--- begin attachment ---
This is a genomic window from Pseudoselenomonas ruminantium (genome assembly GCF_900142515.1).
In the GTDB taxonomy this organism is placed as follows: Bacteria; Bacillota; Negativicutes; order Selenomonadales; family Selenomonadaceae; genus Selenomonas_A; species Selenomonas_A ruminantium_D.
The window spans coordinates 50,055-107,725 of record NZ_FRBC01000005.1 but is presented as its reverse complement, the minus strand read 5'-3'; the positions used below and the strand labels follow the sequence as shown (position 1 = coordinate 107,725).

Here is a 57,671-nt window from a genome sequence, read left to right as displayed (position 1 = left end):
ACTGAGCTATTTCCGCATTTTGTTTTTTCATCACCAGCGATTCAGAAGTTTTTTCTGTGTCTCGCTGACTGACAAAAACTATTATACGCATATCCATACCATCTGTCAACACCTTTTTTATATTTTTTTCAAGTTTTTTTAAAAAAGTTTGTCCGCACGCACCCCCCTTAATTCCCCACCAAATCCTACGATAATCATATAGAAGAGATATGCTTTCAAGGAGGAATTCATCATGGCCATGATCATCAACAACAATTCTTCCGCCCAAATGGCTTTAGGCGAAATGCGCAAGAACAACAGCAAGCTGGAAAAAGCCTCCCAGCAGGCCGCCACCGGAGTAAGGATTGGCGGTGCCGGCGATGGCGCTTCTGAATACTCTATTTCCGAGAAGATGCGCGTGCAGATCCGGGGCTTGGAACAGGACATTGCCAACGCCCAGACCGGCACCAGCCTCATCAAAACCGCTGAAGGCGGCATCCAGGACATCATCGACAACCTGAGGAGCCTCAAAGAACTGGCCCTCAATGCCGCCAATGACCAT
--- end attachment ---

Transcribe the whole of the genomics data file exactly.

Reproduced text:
This is a genomic window from Pseudoselenomonas ruminantium (genome assembly GCF_900142515.1).
In the GTDB taxonomy this organism is placed as follows: Bacteria; Bacillota; Negativicutes; order Selenomonadales; family Selenomonadaceae; genus Selenomonas_A; species Selenomonas_A ruminantium_D.
The window spans coordinates 50,055-107,725 of record NZ_FRBC01000005.1 but is presented as its reverse complement, the minus strand read 5'-3'; the positions used below and the strand labels follow the sequence as shown (position 1 = coordinate 107,725).

Here is a 57,671-nt window from a genome sequence, read left to right as displayed (position 1 = left end):
ACTGAGCTATTTCCGCATTTTGTTTTTTCATCACCAGCGATTCAGAAGTTTTTTCTGTGTCTCGCTGACTGACAAAAACTATTATACGCATATCCATACCATCTGTCAACACCTTTTTTATATTTTTTTCAAGTTTTTTTAAAAAAGTTTGTCCGCACGCACCCCCCTTAATTCCCCACCAAATCCTACGATAATCATATAGAAGAGATATGCTTTCAAGGAGGAATTCATCATGGCCATGATCATCAACAACAATTCTTCCGCCCAAATGGCTTTAGGCGAAATGCGCAAGAACAACAGCAAGCTGGAAAAAGCCTCCCAGCAGGCCGCCACCGGAGTAAGGATTGGCGGTGCCGGCGATGGCGCTTCTGAATACTCTATTTCCGAGAAGATGCGCGTGCAGATCCGGGGCTTGGAACAGGACATTGCCAACGCCCAGACCGGCACCAGCCTCATCAAAACCGCTGAAGGCGGCATCCAGGACATCATCGACAACCTGAGGAGCCTCAAAGAACTGGCCCTCAATGCCGCCAATGACCAT